“But how do you get your protein?”
“Why, dairy of course!”
Are you vegetarian? Do you sometimes struggle to put together an appropriate meal that isn’t hummus and carrot sticks? Are you often left unsatisfied after a meal? I have a friend that’s worried about you and your health. Her name is dairy.
Following a versatile and satiating vegetarian diet is extremely easy with the inclusion of artisan cheese and dairy products. Vegetarians often fill the void of a meatless diet with carbohydrates, but cheese and dairy products are more adept at keeping you full, balancing your blood sugar, and assisting in proper vitamin absorption of a plant-based diet. Studies show that grass-fed dairy is a great source of complete protein, amino acids, and vitamin B12, nutrients that many vegetarian diets lack.
If you’re a vegetarian due to your concern for animal welfare, eating artisan cheese supports the humane treatment of dairy animals. When producing milk, the animal’s quality of life and diet are crucial to the resulting cheese, especially if it’s a raw cheese. While high-quality, artisan cheese is expensive, that price reflects the humane treatment of the animal. For more information on the price of cheese, please read this article by cheese whiz Liz Thorpe.
Before you crème fraîche your panties over this, I have to be honest: there are some types of cheese that aren’t actually vegetarian because they are made with rennet, an enzyme sourced from the fourth stomach of a newborn calf that aids in the formation of the curd. If this bothers you, don’t worry. A lot of cheese is made with microbial and plant-based rennet. Take a look at this list from Cheese.com, which lists both vegetarian-friendly cheese and even vegan nut-based cheese products (disclaimer: I do not condone the consumption of nut-based cheese products because I’ve never been impressed, but if you’re vegan and have a brand you love please leave me a comment.)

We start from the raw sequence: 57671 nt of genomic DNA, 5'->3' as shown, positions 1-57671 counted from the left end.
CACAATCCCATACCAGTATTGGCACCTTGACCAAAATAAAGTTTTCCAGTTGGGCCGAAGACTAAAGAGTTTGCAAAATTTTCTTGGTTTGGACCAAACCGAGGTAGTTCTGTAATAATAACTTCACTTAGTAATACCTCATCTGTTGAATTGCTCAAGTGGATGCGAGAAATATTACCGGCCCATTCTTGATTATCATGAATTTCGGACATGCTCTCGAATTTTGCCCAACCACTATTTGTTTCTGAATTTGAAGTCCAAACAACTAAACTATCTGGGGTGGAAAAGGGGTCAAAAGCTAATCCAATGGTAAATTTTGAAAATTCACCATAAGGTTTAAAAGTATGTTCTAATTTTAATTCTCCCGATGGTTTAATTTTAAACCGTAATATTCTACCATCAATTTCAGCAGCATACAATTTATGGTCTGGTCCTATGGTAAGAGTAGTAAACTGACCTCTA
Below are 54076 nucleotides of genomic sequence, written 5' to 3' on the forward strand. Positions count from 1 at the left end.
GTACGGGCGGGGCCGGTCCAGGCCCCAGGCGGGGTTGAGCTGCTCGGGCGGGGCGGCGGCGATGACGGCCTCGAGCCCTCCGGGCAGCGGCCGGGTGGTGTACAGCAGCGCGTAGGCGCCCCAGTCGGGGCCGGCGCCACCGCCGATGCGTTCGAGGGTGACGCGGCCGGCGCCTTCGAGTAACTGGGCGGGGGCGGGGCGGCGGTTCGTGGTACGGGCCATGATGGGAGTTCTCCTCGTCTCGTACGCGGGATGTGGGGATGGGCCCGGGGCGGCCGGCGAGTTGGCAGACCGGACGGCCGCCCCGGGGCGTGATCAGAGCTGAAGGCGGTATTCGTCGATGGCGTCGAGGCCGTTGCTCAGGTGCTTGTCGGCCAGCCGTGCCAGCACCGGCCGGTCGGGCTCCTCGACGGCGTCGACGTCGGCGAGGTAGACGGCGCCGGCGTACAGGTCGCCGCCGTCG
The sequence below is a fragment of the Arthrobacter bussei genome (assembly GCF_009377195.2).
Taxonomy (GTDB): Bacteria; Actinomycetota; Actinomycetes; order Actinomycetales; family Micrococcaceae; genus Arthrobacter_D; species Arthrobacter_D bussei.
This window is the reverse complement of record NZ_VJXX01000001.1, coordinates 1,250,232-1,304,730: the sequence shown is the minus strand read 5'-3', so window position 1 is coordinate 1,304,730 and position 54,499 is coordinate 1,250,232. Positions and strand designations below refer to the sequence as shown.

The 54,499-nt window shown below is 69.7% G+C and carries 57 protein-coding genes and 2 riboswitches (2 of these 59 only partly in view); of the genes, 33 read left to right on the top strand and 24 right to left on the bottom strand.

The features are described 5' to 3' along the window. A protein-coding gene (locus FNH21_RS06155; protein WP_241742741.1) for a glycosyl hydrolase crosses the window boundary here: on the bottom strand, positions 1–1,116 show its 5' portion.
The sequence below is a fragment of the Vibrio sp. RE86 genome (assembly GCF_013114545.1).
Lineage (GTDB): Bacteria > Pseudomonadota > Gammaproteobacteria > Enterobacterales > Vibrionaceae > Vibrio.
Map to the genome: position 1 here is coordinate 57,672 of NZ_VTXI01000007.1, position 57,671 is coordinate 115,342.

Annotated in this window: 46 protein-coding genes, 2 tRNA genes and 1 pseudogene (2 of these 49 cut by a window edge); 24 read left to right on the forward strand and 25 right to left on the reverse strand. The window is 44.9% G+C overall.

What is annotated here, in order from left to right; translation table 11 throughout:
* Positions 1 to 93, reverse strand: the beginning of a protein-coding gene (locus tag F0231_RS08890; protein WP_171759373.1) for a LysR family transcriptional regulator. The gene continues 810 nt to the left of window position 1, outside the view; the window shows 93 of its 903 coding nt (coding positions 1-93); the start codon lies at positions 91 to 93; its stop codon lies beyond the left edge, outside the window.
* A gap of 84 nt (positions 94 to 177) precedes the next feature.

In conclusion, cheese and fermented dairy are a godsend for vegetarians. Carry a chunk of aged cheese in your pocket like carnivores do jerky, replace deli meats in sandwiches with slices of young gouda, and top your yogurt smoothies with a high-quality crème fraîche, like that from Vermont Creamery.
Strawberry Smoothie Bowl
- 1 cup strawberries, washed and frozen
- 1 banana, chopped and frozen
- 1 cup whole milk yogurt
- 1/2 cup milk
- 2 tablespoon cashew butter
- 1/4 teaspoon almond extract
- 1 teaspoon cinnamon
- 1 teaspoon stevia
- Vermont Creamery Madagascar Vanilla Crème Fraîche, Chia seeds, golden raisins, cinnamon, and sea salt to top
- Rubber Spatula
- Add strawberries, banana, yogurt, cashew butter, almond extract, stevia and cinnamon to the blender and puree until smooth.
- Using a rubber spatula, pour the smoothie into two bowls then top with chia seeds, raisins, crème fraîche, and a dusting of cinnamon. Enjoy the strawberry bliss on its own or with granola.
This is a sponsored post in collaboration with Vermont Creamery.
- • 1 cup strawberries, washed and frozen
- • 1 banana, chopped and frozen
- • 1 cup whole milk yogurt
- • 2 tablespoon cashew butter
- • 1/4 teaspoon almond extract
- • 1 teaspoon cinnamon
- • 1 teaspoon stevia
- • Vermont Creamery Madagascar Vanilla Crème Fraîche, Chia seeds, golden raisins, cinnamon, and sea salt to top
- 1. Add strawberries, banana, yogurt, cashew butter, almond extract, stevia and cinnamon to the blender and puree until smooth.
- 2. Pour into two bowls then top with chia seeds, raisins, crème fraîche, and a dusting of cinnamon. Enjoy!